We tried 7 weird and gimmicky food fads in HK and here are the ones worth your money

We tried 7 weird and gimmicky food fads in HK and here are the ones worth your money

We sample seven of the most bizarre gimmicky snacks you can find in Hong Kong to determine which are worth your time and money

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Can cream and curry mix?
Photo: YP cadet Felix Yeung

Hongkongers love to go crazy over the latest food and drink fads but, for a lot of them, the love affair is short-lived.

Gimmicky foods don’t last very long in the market, as they’re mostly all style and no substance. Still, some are surprisingly tasty.

Young Post went around the city to try seven snacks that might end up being more than just a passing craze.

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A small sausage in a large sausage

This quirky Taiwanese street snack is a sausage wrapped in sticky rice.
Photo: Ngai Yeung

This quirky Taiwanese street snack is more commonly known as the Taiwanese hot dog. It is a Taiwanese sausage that’s been wrapped in a sausage-shaped sticky rice bun. Unlike the other foods on this list, this isn’t as much of a gimmick, but we thought it was too interesting to not include.

We found this dish to be pretty filling, and we think it would make the perfect on-the-go meal. Be warned: it’s pretty greasy, so bring tissues!

Address: Shop 29A & 37A, 8/F, Dragon Centre

Cream curry udon

Can curry be creamy and white? Kobekyu in Causeway Bay says yes.
Photo: Ngai Yeung

After seeing videos of this dish on social media, we simply HAD to hunt it down. Our cream curry udon looked just like the dish does online: a bowl of thick cream that, when stirred, reveals a rich curry udon underneath.

The cream is delicious on its own and, when mixed in with the curry, makes the soup base taste light and creamy. We recommend this one for fans of udon or Japanese curry.

Address: Kobekyu, 22/F, Bartlock Centre, 3 Yiu Wa Street, Causeway Bay

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Deep-fried mac ’n’ cheese

Unlike its viral competitor, the cream curry udon, our deep fried mac ’n’ cheese was disappointing. These curious bites came in a light and crispy batter, in triangles half the size of our hands. Everything up to this point seemed okay – until we bit into them. The cheese was dry and chemically, and smelled overwhelmingly artificial.

Pass on these bites, and pick up a box of instant mac ’n’ cheese to make at home instead.

Address: Shop 1A, 38-44 Mong Kok Road, Mong Kok

Liquid nitrogen ice cream

Liquid nitrogen is used to make sure this ice cream is really cool.
Photo: Ngai Yeung

Have you ever wanted to try ice cream when it is freshly made, without the freezer burn that affects an old carton of vanilla when it’s been stuck in the freezer too long? Head to Lab Made, where ice cream ingredients are tossed into a bowl, blended, and flash frozen in liquid nitrogen in front of your eyes.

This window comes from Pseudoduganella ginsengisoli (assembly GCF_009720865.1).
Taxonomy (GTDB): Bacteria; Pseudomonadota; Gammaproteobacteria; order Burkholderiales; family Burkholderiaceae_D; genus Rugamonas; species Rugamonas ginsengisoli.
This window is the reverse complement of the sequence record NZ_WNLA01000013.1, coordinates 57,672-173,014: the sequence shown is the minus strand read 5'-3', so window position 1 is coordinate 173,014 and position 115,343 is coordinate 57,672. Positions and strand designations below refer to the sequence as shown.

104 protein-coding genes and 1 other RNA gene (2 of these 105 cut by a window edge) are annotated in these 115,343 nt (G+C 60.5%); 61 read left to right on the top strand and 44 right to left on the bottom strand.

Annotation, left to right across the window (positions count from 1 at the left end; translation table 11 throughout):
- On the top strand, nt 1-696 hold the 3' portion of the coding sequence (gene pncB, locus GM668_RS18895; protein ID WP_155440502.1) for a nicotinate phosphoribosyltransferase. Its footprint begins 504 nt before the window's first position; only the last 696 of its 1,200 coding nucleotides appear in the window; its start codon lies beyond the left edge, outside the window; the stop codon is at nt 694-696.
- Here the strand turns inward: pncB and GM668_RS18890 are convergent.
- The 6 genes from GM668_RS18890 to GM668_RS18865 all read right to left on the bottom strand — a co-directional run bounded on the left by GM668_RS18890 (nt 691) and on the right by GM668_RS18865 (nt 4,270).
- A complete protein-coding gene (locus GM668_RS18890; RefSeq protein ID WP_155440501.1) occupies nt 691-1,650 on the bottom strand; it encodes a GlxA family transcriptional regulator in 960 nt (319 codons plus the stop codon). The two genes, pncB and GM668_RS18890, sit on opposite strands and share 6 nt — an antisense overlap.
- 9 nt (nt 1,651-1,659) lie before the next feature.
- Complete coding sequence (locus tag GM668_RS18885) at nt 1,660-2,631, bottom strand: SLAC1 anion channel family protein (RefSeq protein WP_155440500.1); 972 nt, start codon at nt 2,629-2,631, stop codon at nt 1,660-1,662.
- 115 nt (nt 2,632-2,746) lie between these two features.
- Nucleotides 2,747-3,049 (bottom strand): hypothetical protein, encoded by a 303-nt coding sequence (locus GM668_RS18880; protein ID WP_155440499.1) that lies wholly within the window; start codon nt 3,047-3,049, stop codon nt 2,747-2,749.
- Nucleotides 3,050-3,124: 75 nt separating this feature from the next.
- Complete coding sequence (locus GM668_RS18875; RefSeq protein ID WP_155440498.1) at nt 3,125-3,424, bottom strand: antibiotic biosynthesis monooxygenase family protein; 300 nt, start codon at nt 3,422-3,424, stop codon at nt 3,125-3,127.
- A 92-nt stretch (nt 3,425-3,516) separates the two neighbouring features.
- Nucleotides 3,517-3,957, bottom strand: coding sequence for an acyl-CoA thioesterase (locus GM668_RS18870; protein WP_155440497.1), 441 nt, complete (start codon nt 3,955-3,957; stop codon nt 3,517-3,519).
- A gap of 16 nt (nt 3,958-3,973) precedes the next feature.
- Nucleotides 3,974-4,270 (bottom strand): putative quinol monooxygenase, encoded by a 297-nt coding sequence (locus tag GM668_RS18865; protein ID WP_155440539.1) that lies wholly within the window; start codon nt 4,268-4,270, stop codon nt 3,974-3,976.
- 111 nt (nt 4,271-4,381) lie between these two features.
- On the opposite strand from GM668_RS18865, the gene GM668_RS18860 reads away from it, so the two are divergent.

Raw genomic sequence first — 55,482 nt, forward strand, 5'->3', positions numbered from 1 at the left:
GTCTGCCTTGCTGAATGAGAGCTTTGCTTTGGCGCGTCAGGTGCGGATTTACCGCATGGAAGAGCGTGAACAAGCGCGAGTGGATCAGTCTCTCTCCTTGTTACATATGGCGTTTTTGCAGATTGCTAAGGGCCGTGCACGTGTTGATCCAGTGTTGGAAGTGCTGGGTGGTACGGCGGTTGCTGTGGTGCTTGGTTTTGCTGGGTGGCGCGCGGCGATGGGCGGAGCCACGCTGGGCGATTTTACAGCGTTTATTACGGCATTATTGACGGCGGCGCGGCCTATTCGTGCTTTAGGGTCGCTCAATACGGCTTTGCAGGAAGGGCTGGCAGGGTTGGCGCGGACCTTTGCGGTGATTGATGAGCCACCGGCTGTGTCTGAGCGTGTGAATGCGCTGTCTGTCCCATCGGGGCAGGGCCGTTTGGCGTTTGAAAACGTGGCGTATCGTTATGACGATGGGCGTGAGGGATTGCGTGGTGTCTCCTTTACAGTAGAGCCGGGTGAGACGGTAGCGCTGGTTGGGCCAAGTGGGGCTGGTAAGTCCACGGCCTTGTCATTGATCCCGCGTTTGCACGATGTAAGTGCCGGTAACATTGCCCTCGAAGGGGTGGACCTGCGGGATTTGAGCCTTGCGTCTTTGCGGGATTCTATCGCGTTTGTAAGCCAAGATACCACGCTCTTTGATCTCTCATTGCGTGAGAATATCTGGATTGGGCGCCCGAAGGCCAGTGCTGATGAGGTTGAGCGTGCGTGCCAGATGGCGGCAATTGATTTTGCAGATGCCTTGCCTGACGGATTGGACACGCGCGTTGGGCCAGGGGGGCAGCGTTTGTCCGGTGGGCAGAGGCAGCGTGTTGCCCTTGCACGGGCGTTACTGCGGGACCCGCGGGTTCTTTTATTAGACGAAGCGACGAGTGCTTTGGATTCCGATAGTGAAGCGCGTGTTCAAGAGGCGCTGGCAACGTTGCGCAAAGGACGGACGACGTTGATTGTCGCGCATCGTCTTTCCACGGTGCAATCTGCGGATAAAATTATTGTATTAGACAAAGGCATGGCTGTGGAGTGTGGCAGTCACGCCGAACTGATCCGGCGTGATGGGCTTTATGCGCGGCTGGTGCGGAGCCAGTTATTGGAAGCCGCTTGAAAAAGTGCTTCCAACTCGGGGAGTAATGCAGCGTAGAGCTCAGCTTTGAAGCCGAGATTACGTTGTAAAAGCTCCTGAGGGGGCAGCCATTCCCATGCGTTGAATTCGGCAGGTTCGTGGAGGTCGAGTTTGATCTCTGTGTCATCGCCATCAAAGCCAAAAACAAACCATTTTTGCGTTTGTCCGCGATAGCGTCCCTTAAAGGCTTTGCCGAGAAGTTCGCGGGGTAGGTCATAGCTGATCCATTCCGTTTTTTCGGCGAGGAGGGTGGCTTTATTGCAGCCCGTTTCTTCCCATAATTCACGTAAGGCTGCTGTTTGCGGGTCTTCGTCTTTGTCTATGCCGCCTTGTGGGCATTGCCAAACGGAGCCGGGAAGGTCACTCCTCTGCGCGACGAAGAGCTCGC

Ready your Boomerang – a lot of smoke pours out of the machine when this happens, which makes for a great IG shot. We tried the sticky rice and mango flavour, and loved it – the ice cream was creamy, and we loved that we could taste pieces of mango and sticky rice.

Address: 6 Brown Street, Tai Hang, Causeway Bay

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Flavoured fries

Potato Corner specialises in fresh-out-of-the-fryer chips that are coated with a whole host of powdered flavours. We tried barbecue, which is one of their classic flavours, and their seasonal cream truffle flavour.

The first few chips we tried were amazing as they were hot and crispy, but they began to lose their appeal as they cooled. The flavouring was a little hit and miss – either too strong (the cream truffle tasted too truffle-ly), or too weak, in the case of the barbecue.

Potato Corner have a few other seasonal flavours and different types of fries, though, so feel free to try all the flavours until you find one you’re happy with.

Address: Shop 2, G/F, 36 Jardine’s Bazaar, Causeway Bay (with additional branches in Prince Edward, and Tsim Sha Tsui)

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Sea salt- and cheese-flavoured ice cream

The sea-salt and cheese-flavoured ice cream is brightly coloured.
Photo: Ngai Yeung

We didn’t know what we expected from these flavours, but we definitely weren’t expecting what they turned out to be. The sea salt was more sweet than salty, and had an aftertaste that reminded us of a fizzy drink. The cheese was also sweeter than we expected it would be.

Combined, the flavours tasted a little like a very cold cheesecake, rather than two distinct flavours.

At only HK$6 a scoop, though, we didn’t really feel like complaining.

Address: Shop 74, 8/F, Dragon Centre

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Butterfly pea milk tea

You might have heard of butterfly pea tea or butterfly pea lemonade, drinks that are bright purple or blue. You might not have tried a butterfly pea milk tea, though.

When we ordered one, we were given a bright blue concoction that was topped with a dollop of milk foam. Sadly, this drink is nowhere as good as the aforementioned pair. The drink doesn’t just look nasty, it tastes odd, too.

We were very disappointed, and we frankly can’t wait to see this one go.

Address: Shop 29A & 37A, 8/F, Dragon Centre

Edited by Nicole Moraleda

This article appeared in the Young Post print edition as
Gimme a try

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sophia moore

21:00pm

sophia moore

21:04pm